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Handling Customer Claims (Conclusion)

Listen, listen, and listen some more—and then respond immediately

SAN FRANCISCO — Despite the generally low claim rates in the fabricare industry, customer claims seem to be one of the favorite topics of discussion for cleaners, thereby capturing a disproportionate share of business-focused conversations. Everyone has a horror story about their most outrageous customer demand or their most expensive customer claim.


According to NOP research, satisfying customers at the earliest point is good business and necessary to offset human nature of sharing bad experiences with many people and good experiences with very few.

  • A dissatisfied customer will tell 9-15 people about it. And approximately 13% of your dissatisfied customers will tell more than 20 people about their problem.
  • Happy customers who have their problems resolved will tell four to six people about their positive experience.
  • Reducing customer defections can boost profits by 25-85%.
  • In 73% of cases, the organization made no attempt to persuade dissatisfied customers to stay.


If a claim is large (insert your definition of large), it may be necessary to delay a solution, but keep the customer informed and resolve the claim at the earliest possible date. No claim should drag on and on—it will only make the customer angrier, and he/she will complain to more people.


Testing by a reputable source such as the Drycleaning and Laundry Institute (DLI) or National Cleaners Association (NCA) can give you peace of mind that you didn’t cause a problem (or it can show you where your process went astray). However, customers are seldom convinced by these tests and reports. They tend to believe that they are run “by the industry for the industry” to enable cleaners to refuse a claim.

Manufacturers, on the other hand, have a history of accepting these test results. They probably already know there is a problem in cleaning a particular item because yours is likely not the first one they have had returned.


If there is legitimate doubt about the cause of a claim and you want to have it tested, go ahead and do it, but make the process seamless to your customer. Let them know your plan but also assume the role of solving the problem with the retailer or manufacturer of the garment.

If you contact a store about a problem for your “mutual client,” it is more likely to cooperate instead of blaming you for any damage. The store can easily contact the vendor and possibly obtain a replacement garment. Even if you did cause the damage, this is a potential source of a replacement at wholesale or a discount as opposed to full retail price.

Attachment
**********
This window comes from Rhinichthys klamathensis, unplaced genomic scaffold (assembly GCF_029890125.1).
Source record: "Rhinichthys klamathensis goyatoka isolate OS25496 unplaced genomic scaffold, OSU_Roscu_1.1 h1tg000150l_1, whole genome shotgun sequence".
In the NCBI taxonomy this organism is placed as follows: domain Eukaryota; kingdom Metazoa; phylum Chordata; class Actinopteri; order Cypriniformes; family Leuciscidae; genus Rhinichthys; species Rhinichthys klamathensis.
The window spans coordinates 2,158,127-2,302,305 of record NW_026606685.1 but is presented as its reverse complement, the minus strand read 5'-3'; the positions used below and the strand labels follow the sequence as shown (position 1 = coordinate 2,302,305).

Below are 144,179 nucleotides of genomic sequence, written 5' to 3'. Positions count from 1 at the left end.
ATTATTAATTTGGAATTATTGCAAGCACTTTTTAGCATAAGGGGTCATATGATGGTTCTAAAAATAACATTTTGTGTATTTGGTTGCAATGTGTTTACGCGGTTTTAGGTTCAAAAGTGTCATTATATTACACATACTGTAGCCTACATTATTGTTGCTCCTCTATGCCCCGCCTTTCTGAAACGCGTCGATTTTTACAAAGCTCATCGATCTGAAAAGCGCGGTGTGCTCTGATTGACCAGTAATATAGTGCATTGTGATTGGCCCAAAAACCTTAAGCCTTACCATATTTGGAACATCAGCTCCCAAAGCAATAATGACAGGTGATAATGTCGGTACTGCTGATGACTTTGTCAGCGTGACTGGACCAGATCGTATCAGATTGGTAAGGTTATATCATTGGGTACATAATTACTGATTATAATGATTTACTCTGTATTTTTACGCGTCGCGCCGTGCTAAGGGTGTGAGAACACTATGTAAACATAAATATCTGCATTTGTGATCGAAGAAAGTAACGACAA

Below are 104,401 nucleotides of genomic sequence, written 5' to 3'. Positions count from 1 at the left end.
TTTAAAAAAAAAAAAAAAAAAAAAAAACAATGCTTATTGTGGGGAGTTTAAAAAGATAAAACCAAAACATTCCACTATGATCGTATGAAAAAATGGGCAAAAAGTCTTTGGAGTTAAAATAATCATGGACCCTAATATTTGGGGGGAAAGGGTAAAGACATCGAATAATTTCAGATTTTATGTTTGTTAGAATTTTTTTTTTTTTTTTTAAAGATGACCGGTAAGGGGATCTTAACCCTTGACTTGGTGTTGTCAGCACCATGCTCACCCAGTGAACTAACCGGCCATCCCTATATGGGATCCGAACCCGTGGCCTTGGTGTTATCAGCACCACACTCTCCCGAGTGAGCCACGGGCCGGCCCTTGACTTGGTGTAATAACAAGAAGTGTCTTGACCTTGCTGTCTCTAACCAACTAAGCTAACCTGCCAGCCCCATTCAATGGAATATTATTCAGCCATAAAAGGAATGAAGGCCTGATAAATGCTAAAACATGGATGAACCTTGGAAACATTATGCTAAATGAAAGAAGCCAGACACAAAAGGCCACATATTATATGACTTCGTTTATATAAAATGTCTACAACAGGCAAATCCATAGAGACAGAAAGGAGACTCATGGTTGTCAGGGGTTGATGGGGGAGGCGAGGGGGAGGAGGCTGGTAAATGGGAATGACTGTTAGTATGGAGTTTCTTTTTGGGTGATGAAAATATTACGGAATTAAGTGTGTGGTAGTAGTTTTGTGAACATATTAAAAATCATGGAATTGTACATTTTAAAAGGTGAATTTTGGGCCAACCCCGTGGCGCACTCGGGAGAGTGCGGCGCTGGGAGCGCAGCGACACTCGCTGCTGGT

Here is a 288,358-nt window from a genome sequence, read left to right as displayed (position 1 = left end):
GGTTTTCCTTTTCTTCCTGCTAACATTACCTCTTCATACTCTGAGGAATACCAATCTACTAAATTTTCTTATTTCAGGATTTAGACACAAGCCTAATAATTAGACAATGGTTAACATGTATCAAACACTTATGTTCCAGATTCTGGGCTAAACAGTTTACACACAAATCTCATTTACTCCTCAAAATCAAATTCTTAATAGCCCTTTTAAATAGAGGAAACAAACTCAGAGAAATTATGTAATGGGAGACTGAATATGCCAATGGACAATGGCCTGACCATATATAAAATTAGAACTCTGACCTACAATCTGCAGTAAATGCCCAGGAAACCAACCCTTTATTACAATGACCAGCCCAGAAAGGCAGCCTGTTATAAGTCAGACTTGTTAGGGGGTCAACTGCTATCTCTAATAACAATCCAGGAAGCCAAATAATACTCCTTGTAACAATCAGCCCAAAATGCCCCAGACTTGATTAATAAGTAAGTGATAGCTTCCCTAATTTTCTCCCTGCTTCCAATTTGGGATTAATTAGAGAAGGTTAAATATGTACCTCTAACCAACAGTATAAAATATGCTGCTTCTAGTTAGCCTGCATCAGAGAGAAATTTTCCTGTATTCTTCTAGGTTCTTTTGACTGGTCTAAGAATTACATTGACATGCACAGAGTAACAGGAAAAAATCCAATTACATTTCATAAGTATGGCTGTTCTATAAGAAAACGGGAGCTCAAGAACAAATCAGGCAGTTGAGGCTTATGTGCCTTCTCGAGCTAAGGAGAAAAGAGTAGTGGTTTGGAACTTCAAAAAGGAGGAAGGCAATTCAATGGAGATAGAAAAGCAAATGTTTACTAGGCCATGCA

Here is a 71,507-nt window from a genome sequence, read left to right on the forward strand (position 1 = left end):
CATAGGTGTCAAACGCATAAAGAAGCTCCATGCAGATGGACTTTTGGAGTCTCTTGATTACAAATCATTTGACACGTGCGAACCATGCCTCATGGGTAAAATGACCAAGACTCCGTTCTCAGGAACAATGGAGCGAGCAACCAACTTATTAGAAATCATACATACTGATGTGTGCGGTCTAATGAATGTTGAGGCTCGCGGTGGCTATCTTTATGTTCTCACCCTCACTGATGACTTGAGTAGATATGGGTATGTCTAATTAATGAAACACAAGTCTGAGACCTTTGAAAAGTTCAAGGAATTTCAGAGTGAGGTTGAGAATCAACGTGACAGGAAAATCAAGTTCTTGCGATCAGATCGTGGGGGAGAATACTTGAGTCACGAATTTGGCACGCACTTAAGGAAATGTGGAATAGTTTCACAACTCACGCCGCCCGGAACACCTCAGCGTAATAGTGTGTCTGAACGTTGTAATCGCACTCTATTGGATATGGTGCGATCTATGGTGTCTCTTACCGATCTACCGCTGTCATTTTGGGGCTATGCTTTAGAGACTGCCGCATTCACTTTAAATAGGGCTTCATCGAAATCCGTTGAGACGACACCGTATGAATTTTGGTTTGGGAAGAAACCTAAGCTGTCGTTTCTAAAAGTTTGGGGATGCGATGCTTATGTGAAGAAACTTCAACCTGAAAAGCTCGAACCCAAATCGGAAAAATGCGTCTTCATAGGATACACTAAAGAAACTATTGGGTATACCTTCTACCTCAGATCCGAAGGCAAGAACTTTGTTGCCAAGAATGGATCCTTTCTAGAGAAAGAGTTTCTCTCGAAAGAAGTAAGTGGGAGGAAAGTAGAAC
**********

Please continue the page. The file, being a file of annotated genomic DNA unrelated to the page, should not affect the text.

If the retailer is not cooperative, go direct to the manufacturer (see the label for contact information) and attempt a resolution for the customer. Taking on this role will set you apart from your competition and will earn loyalty from your clients and your retailer partners. They in turn will tell their friends and customers about your excellent service.


With the large number of items processed, it is inevitable that at some point there will be a large claim, whether through a mistake, mislabeling or another cause. The reason for buying insurance is to protect against significant unforeseen losses.

Although most owners are reluctant to make an insurance claim, insurance is designed to cover claims resulting in a large expenditure, such as replacement of a unique item. If the situation exceeds your comfortable financial threshold, use your insurance policy and its resources to address the problem as soon as possible and keep the customer.


Occasionally, you may encounter a customer who simply cannot be satisfied regardless of your sincere attempts to appease his/her multiple unjustified claims. At some point, you may reasonably choose to “fire” that customer. Do it professionally!

Remember that the tyrannical customer will broadcast perceived ill treatment to a large audience, so help them go quietly by firing them professionally. You can encourage their departure nicely by saying that you are sorry that you are unable to please them with your service and you will miss their business. Many times, these customers will eventually return and be much more reasonable in the future because you are the best at what you do, and they will learn to better appreciate your expertise.


Since Nordstrom is generally considered the standard of customer service, you might consider using its liberal policy as a guideline. It has found that giving the customer more than they expect pays off in loyalty and raving fans that send a steady stream of referrals to Nordstrom stores.

Regardless of the tendency toward fairness of the customer involved, a good rule of thumb to consider is “What would Nordstrom do?”

Before you get overly agitated about paying claims, take a moment to review your P&Ls and remember what a small percentage of your total expense it represents. Then use the situation as a marketing opportunity to expand your band of loyal, raving fans.

Have a question or comment? E-mail our editor Dave Davis at [email protected].